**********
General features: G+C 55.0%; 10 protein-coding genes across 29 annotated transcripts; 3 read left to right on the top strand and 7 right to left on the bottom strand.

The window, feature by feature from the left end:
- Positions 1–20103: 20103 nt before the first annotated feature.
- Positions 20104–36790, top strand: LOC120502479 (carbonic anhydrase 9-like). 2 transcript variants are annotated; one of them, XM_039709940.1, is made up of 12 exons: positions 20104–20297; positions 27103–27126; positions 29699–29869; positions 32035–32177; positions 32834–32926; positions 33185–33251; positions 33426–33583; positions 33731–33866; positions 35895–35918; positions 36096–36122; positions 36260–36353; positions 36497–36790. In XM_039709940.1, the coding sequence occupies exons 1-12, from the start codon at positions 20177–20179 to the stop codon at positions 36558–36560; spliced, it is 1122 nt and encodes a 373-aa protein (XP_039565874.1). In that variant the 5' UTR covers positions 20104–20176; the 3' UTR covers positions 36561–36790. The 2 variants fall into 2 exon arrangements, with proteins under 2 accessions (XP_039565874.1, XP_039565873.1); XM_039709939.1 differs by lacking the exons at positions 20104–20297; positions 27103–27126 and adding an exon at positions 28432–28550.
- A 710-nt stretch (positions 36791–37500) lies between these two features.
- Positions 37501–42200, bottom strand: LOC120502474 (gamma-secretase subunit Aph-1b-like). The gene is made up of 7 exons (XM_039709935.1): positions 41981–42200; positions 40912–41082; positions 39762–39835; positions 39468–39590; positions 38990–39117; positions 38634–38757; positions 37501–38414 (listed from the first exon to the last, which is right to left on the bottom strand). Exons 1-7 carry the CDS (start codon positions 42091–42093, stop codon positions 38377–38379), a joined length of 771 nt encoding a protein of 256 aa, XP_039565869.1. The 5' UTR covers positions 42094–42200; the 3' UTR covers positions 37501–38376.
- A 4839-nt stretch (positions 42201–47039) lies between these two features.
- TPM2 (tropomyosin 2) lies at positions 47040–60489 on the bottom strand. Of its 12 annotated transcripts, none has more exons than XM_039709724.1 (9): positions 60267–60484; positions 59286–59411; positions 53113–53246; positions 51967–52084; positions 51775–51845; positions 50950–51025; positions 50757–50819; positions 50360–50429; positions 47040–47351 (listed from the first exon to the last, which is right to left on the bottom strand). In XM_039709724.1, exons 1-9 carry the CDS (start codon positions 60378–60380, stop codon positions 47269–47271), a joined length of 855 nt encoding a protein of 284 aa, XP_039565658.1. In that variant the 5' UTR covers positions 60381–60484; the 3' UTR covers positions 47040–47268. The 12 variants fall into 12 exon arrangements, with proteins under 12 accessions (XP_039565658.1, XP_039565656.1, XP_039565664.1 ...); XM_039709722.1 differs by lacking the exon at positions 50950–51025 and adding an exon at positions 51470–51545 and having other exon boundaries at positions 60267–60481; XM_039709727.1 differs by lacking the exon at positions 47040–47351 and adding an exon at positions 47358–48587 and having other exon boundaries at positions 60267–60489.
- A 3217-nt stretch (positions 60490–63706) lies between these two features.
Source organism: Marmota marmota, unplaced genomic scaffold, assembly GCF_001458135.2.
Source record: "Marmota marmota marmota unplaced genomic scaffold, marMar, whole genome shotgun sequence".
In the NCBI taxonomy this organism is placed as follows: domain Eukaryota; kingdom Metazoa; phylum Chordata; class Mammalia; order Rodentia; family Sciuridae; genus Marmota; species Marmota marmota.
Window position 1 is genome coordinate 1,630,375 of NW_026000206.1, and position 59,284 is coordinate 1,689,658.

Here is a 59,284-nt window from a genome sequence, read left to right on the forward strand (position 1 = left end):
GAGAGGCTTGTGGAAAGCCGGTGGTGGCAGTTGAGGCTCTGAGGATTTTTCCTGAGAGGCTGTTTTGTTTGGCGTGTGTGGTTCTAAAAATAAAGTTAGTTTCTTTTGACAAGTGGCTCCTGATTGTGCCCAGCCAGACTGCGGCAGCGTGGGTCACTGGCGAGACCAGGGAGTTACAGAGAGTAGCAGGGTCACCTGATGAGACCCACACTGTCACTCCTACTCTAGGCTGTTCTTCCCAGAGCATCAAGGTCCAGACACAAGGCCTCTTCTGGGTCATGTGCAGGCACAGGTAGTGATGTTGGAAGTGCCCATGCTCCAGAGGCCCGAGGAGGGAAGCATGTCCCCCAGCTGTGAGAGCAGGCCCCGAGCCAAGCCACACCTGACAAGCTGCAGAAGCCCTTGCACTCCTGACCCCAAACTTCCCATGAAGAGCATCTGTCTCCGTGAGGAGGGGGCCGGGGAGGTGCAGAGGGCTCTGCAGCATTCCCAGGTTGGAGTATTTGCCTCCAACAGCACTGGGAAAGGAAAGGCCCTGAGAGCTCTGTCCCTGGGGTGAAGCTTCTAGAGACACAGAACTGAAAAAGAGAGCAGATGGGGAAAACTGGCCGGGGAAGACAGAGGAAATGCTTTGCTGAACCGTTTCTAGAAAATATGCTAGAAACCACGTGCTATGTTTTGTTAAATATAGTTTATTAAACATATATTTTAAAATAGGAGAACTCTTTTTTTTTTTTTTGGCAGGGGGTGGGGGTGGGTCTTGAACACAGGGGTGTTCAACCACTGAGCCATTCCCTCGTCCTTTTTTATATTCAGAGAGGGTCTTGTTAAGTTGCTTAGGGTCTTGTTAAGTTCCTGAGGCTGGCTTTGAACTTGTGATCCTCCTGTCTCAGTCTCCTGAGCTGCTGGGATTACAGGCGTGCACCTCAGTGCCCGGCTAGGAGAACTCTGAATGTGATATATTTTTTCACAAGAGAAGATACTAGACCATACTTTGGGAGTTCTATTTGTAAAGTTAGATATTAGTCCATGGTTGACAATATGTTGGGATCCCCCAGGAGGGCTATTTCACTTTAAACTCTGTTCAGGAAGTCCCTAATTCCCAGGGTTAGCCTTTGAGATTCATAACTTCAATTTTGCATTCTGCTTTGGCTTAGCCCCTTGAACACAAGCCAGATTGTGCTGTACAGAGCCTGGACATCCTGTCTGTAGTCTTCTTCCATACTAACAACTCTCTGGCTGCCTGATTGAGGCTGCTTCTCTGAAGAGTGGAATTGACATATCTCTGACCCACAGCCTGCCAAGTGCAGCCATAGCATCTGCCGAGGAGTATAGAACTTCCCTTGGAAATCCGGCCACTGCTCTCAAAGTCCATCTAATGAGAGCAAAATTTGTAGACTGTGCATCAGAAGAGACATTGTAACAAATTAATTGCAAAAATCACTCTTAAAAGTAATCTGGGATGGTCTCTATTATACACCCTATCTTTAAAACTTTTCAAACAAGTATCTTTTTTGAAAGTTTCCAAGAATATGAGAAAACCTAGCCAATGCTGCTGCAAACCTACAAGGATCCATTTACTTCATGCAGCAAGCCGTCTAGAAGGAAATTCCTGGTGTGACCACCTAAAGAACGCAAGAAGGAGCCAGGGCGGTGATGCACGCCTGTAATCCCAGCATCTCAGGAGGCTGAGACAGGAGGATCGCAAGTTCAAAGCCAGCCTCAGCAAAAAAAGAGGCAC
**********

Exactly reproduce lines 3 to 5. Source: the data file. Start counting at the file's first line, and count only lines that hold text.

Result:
- Positions 1–20103: 20103 nt before the first annotated feature.
- Positions 20104–36790, top strand: LOC120502479 (carbonic anhydrase 9-like). 2 transcript variants are annotated; one of them, XM_039709940.1, is made up of 12 exons: positions 20104–20297; positions 27103–27126; positions 29699–29869; positions 32035–32177; positions 32834–32926; positions 33185–33251; positions 33426–33583; positions 33731–33866; positions 35895–35918; positions 36096–36122; positions 36260–36353; positions 36497–36790. In XM_039709940.1, the coding sequence occupies exons 1-12, from the start codon at positions 20177–20179 to the stop codon at positions 36558–36560; spliced, it is 1122 nt and encodes a 373-aa protein (XP_039565874.1). In that variant the 5' UTR covers positions 20104–20176; the 3' UTR covers positions 36561–36790. The 2 variants fall into 2 exon arrangements, with proteins under 2 accessions (XP_039565874.1, XP_039565873.1); XM_039709939.1 differs by lacking the exons at positions 20104–20297; positions 27103–27126 and adding an exon at positions 28432–28550.
- A 710-nt stretch (positions 36791–37500) lies between these two features.